Survey responses indicate that over half of the respondents were aware of publisher and funder mandates, and most are willing to share their data, but many indicated they do not utilize data repositories. Respondents were largely unaware of data services available through the library, but the majority were open to considering such services. Survey results largely mimic those of similar studies, in that storing data (and the subsequent ability to share it) is the most easily recognized barrier to sound data management practices.


At NYU, as with other institutions, the library is not immediately recognized as a valuable partner in managing research output. This study suggests that faculty are largely unaware of, but are open to, existent library services, indicating that immediate outreach efforts should be aimed at promoting them.

URL : Research Data Management Among Life Sciences Faculty: Implications for Library Service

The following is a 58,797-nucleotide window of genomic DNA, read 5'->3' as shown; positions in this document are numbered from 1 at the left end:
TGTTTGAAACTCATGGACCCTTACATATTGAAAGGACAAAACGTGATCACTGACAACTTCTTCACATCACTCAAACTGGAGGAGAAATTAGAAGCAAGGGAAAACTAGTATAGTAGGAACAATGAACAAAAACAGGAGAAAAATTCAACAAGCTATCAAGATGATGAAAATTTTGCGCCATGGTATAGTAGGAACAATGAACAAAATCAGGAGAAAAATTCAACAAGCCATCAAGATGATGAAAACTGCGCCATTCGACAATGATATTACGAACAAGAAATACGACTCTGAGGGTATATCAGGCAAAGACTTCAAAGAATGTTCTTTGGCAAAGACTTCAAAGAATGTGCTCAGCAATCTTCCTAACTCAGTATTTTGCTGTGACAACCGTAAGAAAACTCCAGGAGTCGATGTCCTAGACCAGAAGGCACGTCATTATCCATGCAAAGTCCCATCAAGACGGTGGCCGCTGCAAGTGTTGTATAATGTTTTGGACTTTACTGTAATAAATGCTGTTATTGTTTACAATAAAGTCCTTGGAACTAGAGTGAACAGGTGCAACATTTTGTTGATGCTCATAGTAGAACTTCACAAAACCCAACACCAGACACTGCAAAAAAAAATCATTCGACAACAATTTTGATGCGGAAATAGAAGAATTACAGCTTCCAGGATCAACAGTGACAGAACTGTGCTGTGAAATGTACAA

Public Microbial Resource Centers: Key Hubs for Findable,Accessible, Interoperable, and Reusable (FAIR) Microorganismsand Genetic Materials

Authors : P. Becker, M. Bosschaerts, P. Chaerle, H.-M. Daniel, A. Hellemans, A. Olbrechts, L. Rigouts, A. Wilmotte, M. Hendrickx

In the context of open science, the availability of research materials is essential for knowledge accumulation and to maximize the impact of scientific research. In microbiology, microbial domain biological resource centers (mBRCs) have long-standing experience in preserving and distributing authenticated microbial strains and genetic materials (e.g., recombinant plasmids and DNA libraries) to support new discoveries and follow-on studies.